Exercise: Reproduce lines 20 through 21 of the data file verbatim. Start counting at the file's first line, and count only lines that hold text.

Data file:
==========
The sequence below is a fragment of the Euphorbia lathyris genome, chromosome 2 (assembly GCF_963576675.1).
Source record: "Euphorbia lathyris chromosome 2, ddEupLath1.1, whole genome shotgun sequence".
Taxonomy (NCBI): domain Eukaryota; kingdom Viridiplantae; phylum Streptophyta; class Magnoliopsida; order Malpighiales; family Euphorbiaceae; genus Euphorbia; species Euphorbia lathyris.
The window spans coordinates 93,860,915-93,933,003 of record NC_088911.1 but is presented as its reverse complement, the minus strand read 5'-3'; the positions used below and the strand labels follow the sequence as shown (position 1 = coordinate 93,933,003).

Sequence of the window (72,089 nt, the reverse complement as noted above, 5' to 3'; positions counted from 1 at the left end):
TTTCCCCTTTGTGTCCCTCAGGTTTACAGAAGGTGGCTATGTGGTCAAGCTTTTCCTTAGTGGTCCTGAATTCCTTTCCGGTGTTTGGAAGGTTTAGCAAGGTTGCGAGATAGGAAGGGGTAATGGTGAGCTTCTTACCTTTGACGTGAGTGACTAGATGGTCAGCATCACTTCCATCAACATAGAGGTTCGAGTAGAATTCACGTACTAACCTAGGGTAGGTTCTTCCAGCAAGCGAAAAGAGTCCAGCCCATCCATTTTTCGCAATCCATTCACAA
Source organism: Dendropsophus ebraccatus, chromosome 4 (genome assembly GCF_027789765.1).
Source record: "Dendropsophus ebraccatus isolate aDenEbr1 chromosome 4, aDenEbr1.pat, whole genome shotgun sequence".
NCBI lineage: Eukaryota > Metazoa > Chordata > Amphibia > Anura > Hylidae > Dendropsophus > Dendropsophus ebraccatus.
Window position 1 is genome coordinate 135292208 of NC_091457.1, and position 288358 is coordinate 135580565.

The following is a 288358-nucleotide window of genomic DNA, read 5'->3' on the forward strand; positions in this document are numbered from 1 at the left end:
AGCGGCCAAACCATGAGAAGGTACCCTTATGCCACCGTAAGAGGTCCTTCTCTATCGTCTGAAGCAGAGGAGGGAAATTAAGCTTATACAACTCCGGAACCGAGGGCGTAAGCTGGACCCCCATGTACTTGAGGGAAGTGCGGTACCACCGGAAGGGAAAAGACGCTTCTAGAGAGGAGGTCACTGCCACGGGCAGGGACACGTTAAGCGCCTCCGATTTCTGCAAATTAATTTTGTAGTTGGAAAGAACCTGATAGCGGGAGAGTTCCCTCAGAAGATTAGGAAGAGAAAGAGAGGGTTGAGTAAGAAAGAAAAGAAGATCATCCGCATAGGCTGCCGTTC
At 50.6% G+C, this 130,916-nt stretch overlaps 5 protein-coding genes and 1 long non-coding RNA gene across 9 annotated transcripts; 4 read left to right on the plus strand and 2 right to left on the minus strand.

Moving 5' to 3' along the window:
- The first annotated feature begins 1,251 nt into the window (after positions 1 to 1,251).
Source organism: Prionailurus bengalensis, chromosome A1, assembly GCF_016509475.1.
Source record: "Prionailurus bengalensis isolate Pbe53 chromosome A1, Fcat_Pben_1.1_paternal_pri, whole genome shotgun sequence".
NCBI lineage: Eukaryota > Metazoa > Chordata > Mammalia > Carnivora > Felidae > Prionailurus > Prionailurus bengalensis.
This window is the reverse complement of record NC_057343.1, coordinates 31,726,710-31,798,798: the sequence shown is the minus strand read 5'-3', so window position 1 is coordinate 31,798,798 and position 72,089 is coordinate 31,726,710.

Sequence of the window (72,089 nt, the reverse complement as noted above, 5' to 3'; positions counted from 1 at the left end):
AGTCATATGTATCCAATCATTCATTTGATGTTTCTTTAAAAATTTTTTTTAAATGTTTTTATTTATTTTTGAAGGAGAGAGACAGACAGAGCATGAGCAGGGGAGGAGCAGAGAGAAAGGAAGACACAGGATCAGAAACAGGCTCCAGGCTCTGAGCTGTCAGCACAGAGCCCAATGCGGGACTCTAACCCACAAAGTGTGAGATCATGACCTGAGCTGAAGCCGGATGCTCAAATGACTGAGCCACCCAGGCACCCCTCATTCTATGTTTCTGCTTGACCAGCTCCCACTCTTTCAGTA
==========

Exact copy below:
Sequence of the window (72,089 nt, the reverse complement as noted above, 5' to 3'; positions counted from 1 at the left end):
AGTCATATGTATCCAATCATTCATTTGATGTTTCTTTAAAAATTTTTTTTAAATGTTTTTATTTATTTTTGAAGGAGAGAGACAGACAGAGCATGAGCAGGGGAGGAGCAGAGAGAAAGGAAGACACAGGATCAGAAACAGGCTCCAGGCTCTGAGCTGTCAGCACAGAGCCCAATGCGGGACTCTAACCCACAAAGTGTGAGATCATGACCTGAGCTGAAGCCGGATGCTCAAATGACTGAGCCACCCAGGCACCCCTCATTCTATGTTTCTGCTTGACCAGCTCCCACTCTTTCAGTA